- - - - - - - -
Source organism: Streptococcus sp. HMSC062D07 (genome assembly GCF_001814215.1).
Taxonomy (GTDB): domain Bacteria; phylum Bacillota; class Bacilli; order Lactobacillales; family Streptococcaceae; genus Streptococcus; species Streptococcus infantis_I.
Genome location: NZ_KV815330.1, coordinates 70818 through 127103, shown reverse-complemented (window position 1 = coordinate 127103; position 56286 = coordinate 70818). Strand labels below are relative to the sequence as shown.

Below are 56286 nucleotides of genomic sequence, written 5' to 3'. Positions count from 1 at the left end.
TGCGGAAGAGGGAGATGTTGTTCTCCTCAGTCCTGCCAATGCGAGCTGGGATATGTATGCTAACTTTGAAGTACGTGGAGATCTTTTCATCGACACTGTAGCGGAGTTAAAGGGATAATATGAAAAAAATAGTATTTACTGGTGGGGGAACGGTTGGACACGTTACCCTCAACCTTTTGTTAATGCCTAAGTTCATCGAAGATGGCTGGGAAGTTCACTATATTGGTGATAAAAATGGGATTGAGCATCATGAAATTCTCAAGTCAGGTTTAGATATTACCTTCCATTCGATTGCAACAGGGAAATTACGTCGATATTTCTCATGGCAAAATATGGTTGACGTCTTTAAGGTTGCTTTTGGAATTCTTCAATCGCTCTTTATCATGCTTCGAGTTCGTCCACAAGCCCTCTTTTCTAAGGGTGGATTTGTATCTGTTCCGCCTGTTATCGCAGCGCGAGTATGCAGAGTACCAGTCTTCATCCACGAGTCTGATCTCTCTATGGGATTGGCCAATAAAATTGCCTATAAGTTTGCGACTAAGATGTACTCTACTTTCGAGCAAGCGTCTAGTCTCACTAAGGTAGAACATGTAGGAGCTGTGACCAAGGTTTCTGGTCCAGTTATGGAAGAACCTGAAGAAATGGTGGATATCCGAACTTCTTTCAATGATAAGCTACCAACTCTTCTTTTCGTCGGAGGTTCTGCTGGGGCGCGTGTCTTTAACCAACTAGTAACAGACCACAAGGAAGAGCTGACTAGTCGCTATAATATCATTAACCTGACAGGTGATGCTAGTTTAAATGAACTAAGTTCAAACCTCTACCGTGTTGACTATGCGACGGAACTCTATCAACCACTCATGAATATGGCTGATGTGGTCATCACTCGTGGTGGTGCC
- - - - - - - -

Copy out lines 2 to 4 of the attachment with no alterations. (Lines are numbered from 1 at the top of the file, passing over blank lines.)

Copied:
Taxonomy (GTDB): domain Bacteria; phylum Bacillota; class Bacilli; order Lactobacillales; family Streptococcaceae; genus Streptococcus; species Streptococcus infantis_I.
Genome location: NZ_KV815330.1, coordinates 70818 through 127103, shown reverse-complemented (window position 1 = coordinate 127103; position 56286 = coordinate 70818). Strand labels below are relative to the sequence as shown.

Below are 56286 nucleotides of genomic sequence, written 5' to 3'. Positions count from 1 at the left end.